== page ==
With films like The Woman King, Till and Black Panther: Wakanda Forever showcasing powerful stories about Black women, it’s past time that the pioneers and game changers of the industry are recognized for the road they paved leading up o this moment. After a long absence from Hollywood, groundbreaking filmmaker Euzhan Palcy is finally receiving her overdue, hard-earned flowers from the movie world. On Saturday night, the Martinique-born director was among the artists honored at the Academy of Motion Picture Arts and Sciences Governors Awards.
Palcy received an honorary Oscar for her impact and contribution to the film business. After being the first Black woman to direct a major studio film with 1989’s A Dry White Season, Palcy was repeatedly rejected and told her ideas were “too Black.” This familiar refrain led the filmmaker to step away from making movies.
“I was so tired of being told I was a pioneer,” Palcy said in her acceptance speech. “I was so tired of hearing praise for being the first of too many firsts.”
“I stepped back so I could truly stand up and stand tall,” she added. “I kept my silence because I was exhausted…I had lost my willingness to hear those words: ‘Black is not bankable, female is not bankable. Black and female is not bankable.’”
Viola Davis presented Palcy with her award and Ava DuVernay appeared in a video tribute to celebrate the honoree’s influence on Black women filmmakers.
“As a black woman artist, I feel like I’m always defending my womanhood and Blackness,” Davis said. “You did not defend your Blackness. You did not defend your womanhood. You used it as warrior fuel.”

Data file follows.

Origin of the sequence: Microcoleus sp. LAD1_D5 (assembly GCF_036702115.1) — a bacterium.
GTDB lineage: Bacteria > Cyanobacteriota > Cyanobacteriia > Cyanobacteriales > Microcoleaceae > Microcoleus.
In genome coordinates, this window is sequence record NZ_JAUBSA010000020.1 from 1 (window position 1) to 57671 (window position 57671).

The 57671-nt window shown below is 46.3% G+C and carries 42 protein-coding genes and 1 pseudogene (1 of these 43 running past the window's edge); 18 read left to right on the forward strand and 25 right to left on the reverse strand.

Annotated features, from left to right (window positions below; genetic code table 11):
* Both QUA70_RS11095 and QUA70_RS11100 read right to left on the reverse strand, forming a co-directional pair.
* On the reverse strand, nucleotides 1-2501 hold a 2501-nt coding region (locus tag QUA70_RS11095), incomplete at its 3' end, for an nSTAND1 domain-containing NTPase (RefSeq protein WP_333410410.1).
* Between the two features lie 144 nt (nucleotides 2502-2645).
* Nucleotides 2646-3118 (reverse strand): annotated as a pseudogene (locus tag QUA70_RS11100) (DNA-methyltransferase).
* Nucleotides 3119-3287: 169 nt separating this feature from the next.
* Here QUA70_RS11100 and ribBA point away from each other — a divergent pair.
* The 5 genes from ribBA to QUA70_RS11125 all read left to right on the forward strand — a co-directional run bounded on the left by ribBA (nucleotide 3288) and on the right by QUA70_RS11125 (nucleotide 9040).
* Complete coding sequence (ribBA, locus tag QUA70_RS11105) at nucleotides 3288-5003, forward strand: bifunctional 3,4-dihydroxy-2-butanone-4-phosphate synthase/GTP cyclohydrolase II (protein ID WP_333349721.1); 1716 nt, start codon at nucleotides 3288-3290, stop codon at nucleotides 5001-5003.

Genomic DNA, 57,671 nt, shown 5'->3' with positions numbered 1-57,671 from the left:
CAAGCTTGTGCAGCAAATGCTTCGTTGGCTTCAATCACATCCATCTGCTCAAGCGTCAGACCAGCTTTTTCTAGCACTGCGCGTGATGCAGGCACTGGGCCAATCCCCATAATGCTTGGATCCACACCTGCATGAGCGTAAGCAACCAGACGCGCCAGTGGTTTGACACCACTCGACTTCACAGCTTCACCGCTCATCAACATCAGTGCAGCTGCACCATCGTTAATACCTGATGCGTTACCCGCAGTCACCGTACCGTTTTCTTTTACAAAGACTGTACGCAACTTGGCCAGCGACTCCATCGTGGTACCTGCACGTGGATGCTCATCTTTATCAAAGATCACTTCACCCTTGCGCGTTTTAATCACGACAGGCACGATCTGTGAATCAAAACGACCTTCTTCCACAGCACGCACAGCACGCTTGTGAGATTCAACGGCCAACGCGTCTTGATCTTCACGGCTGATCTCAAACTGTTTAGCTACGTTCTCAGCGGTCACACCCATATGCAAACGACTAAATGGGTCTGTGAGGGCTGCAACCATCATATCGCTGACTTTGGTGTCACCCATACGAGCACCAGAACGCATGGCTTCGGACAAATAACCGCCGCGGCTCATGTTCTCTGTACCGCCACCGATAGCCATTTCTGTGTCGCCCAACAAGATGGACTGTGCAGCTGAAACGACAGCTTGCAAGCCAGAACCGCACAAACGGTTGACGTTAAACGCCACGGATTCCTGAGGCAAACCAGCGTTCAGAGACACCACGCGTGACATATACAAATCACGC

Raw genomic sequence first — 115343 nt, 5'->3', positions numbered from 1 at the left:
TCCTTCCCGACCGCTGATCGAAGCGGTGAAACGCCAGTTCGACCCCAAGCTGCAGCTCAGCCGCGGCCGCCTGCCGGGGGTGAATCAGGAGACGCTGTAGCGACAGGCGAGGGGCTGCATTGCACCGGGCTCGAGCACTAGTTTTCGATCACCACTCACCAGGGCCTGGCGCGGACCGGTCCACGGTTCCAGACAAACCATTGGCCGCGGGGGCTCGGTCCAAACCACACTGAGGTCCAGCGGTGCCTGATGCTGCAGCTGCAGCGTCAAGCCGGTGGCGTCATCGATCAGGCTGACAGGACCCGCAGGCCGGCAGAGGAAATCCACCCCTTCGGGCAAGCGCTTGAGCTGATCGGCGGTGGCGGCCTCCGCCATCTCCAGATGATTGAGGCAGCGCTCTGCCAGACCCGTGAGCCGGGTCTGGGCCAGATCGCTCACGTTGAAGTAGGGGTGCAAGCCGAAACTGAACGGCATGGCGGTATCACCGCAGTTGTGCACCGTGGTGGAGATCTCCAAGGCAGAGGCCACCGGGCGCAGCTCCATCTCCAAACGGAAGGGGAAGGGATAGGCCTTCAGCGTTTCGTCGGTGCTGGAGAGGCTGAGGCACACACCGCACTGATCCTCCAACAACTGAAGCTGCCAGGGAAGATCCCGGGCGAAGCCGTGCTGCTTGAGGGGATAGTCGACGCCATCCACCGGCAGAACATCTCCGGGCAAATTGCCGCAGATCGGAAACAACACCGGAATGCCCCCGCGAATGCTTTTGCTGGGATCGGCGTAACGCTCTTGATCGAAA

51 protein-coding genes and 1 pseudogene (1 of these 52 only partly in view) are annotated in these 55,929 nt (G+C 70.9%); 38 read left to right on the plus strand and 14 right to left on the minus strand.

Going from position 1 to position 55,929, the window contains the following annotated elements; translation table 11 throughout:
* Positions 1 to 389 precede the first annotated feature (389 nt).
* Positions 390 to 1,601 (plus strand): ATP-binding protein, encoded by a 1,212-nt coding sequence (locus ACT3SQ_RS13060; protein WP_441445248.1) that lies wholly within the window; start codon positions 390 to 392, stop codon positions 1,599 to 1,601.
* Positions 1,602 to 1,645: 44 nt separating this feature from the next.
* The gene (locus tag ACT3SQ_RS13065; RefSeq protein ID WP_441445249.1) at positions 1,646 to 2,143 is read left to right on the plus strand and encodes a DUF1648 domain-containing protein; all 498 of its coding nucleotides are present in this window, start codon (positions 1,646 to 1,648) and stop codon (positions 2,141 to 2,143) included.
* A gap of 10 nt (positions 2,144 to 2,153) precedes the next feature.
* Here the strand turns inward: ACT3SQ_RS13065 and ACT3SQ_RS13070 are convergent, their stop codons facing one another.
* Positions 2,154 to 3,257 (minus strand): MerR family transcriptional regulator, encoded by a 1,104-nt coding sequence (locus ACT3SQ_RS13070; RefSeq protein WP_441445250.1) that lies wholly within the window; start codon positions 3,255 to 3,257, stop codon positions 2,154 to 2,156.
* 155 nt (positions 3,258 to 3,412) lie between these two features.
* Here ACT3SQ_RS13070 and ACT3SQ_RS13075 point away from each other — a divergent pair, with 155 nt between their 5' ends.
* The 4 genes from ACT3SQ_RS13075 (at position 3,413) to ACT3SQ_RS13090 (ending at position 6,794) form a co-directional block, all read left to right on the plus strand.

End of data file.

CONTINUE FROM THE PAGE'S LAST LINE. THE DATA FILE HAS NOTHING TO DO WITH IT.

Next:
Palcy’s time away from making movies is the clearest signal of how little Hollywood has valued Black women over the years. None of her white male contemporaries like Quentin Tarantino or Tim Burton would have been treated with the disrespect she suffered. She was forced to give up her art for a decade simply because she was exhausted with the BS that so many of us are very familiar with.
“I was not behind the camera, doing what God put me on this earth to do: aim my camera, my miraculous weapon, as I call it, to bring our collective humanity into focus on the screen,” Palcy said during her acceptance speech. “With my camera I don’t shoot, I heal.”
However, she also showed grace to the Academy, praising the organization “for helping to lead the charge to change our industry and for opening the doors that were closed to the ideas and visions that I championed for so long.”
She continued: “It encourages me to raise my voice again, to offer you movies of all genres that I always wanted to make in my own way, without having my voice censored or silenced.”
Palcy was honored alongside 13-time Oscar-nominated songwriter Diane Warren, director Peter Weir (Dead Poets Society, The Truman Show) and Jean Hersholt Humanitarian Award winner Michael J. Fox.